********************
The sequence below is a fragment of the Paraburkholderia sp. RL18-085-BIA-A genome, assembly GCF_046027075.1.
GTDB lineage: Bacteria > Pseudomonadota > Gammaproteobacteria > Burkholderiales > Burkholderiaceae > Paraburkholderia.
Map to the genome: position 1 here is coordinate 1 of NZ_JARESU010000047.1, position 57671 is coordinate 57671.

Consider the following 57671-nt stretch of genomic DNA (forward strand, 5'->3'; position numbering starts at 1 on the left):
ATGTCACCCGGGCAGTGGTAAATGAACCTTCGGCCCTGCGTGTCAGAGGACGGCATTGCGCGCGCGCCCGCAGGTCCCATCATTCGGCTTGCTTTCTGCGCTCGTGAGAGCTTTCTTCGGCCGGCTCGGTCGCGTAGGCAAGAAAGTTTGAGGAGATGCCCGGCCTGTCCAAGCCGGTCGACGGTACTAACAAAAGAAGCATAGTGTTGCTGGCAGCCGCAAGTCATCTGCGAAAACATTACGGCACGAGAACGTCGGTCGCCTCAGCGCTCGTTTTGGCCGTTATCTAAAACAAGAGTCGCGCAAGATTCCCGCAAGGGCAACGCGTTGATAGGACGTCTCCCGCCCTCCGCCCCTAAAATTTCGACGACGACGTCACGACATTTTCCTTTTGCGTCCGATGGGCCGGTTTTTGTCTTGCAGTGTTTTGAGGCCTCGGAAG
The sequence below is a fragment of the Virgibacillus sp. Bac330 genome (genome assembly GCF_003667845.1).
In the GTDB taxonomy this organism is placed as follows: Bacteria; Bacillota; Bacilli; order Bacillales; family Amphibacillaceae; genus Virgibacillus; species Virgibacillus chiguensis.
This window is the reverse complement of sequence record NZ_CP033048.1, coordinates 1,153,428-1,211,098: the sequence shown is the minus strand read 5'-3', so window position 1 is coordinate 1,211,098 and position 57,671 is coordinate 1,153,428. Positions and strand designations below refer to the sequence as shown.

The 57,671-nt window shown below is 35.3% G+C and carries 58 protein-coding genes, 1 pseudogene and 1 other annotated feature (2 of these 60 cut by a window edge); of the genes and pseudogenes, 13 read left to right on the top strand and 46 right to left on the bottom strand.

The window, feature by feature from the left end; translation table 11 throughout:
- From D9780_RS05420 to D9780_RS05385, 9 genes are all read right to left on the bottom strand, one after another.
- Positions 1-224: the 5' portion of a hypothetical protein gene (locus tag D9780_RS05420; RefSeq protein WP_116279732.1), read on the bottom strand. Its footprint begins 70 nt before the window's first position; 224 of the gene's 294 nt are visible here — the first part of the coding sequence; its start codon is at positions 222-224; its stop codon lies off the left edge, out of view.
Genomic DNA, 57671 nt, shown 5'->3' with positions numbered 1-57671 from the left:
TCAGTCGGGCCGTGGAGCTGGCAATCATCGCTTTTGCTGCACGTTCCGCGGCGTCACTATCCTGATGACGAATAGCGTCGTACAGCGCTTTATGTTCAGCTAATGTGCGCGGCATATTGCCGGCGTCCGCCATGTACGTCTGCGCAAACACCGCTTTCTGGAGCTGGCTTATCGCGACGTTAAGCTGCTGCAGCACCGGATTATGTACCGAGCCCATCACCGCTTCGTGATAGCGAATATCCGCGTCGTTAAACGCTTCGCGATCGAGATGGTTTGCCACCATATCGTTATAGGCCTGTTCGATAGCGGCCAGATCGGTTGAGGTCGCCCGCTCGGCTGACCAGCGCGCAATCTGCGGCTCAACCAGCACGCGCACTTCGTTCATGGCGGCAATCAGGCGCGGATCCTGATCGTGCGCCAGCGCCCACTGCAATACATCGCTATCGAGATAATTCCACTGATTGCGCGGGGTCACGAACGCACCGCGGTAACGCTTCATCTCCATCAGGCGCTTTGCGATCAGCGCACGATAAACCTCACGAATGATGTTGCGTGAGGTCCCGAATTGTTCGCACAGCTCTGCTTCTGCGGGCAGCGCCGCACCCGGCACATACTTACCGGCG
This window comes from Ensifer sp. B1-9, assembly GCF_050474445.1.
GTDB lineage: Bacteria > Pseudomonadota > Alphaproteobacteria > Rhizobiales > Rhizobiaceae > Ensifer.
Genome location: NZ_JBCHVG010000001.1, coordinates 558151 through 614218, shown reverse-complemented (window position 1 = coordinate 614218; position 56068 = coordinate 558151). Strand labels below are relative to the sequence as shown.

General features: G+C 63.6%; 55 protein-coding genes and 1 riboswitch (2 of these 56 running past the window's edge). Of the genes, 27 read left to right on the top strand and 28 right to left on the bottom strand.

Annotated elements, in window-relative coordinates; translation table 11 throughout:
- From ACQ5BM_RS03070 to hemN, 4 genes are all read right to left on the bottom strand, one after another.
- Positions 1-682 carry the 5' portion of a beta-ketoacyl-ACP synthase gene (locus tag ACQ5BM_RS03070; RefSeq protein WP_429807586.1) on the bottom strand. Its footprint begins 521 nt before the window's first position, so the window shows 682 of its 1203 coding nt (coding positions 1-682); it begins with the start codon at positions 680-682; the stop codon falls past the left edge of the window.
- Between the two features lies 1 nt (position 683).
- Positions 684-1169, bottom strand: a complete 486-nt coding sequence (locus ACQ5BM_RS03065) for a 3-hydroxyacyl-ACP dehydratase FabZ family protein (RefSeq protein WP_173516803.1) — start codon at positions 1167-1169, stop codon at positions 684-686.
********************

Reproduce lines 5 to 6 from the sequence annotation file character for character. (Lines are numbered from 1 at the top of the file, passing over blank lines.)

ATGTCACCCGGGCAGTGGTAAATGAACCTTCGGCCCTGCGTGTCAGAGGACGGCATTGCGCGCGCGCCCGCAGGTCCCATCATTCGGCTTGCTTTCTGCGCTCGTGAGAGCTTTCTTCGGCCGGCTCGGTCGCGTAGGCAAGAAAGTTTGAGGAGATGCCCGGCCTGTCCAAGCCGGTCGACGGTACTAACAAAAGAAGCATAGTGTTGCTGGCAGCCGCAAGTCATCTGCGAAAACATTACGGCACGAGAACGTCGGTCGCCTCAGCGCTCGTTTTGGCCGTTATCTAAAACAAGAGTCGCGCAAGATTCCCGCAAGGGCAACGCGTTGATAGGACGTCTCCCGCCCTCCGCCCCTAAAATTTCGACGACGACGTCACGACATTTTCCTTTTGCGTCCGATGGGCCGGTTTTTGTCTTGCAGTGTTTTGAGGCCTCGGAAG
The sequence below is a fragment of the Virgibacillus sp. Bac330 genome (genome assembly GCF_003667845.1).